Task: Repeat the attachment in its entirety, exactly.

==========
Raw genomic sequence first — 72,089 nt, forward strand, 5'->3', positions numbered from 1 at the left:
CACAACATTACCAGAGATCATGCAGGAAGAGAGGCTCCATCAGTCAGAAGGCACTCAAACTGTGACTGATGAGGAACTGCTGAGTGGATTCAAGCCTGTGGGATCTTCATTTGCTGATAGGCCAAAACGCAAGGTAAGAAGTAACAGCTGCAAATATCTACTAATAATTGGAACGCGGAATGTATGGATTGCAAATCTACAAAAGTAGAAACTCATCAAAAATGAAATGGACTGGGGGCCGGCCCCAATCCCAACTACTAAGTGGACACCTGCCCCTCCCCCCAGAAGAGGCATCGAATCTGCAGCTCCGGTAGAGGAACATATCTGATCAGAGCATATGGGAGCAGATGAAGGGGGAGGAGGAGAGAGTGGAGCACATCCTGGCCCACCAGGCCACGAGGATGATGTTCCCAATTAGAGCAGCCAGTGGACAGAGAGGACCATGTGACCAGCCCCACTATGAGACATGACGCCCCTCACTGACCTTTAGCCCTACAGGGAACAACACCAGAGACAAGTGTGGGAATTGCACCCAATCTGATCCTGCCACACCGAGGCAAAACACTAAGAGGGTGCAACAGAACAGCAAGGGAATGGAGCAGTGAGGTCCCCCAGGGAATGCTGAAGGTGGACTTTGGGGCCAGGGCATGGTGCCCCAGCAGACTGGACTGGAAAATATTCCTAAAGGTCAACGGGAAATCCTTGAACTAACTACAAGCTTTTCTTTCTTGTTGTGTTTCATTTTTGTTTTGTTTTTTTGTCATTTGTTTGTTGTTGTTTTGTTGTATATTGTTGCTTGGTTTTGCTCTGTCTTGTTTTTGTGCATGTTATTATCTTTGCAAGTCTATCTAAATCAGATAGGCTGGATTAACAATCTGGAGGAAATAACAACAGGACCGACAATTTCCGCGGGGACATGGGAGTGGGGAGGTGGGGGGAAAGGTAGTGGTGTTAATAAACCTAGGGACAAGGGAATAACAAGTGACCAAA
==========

Raw genomic sequence first — 72,089 nt, forward strand, 5'->3', positions numbered from 1 at the left:
CACAACATTACCAGAGATCATGCAGGAAGAGAGGCTCCATCAGTCAGAAGGCACTCAAACTGTGACTGATGAGGAACTGCTGAGTGGATTCAAGCCTGTGGGATCTTCATTTGCTGATAGGCCAAAACGCAAGGTAAGAAGTAACAGCTGCAAATATCTACTAATAATTGGAACGCGGAATGTATGGATTGCAAATCTACAAAAGTAGAAACTCATCAAAAATGAAATGGACTGGGGGCCGGCCCCAATCCCAACTACTAAGTGGACACCTGCCCCTCCCCCCAGAAGAGGCATCGAATCTGCAGCTCCGGTAGAGGAACATATCTGATCAGAGCATATGGGAGCAGATGAAGGGGGAGGAGGAGAGAGTGGAGCACATCCTGGCCCACCAGGCCACGAGGATGATGTTCCCAATTAGAGCAGCCAGTGGACAGAGAGGACCATGTGACCAGCCCCACTATGAGACATGACGCCCCTCACTGACCTTTAGCCCTACAGGGAACAACACCAGAGACAAGTGTGGGAATTGCACCCAATCTGATCCTGCCACACCGAGGCAAAACACTAAGAGGGTGCAACAGAACAGCAAGGGAATGGAGCAGTGAGGTCCCCCAGGGAATGCTGAAGGTGGACTTTGGGGCCAGGGCATGGTGCCCCAGCAGACTGGACTGGAAAATATTCCTAAAGGTCAACGGGAAATCCTTGAACTAACTACAAGCTTTTCTTTCTTGTTGTGTTTCATTTTTGTTTTGTTTTTTTGTCATTTGTTTGTTGTTGTTTTGTTGTATATTGTTGCTTGGTTTTGCTCTGTCTTGTTTTTGTGCATGTTATTATCTTTGCAAGTCTATCTAAATCAGATAGGCTGGATTAACAATCTGGAGGAAATAACAACAGGACCGACAATTTCCGCGGGGACATGGGAGTGGGGAGGTGGGGGGAAAGGTAGTGGTGTTAATAAACCTAGGGACAAGGGAATAACAAGTGACCAAA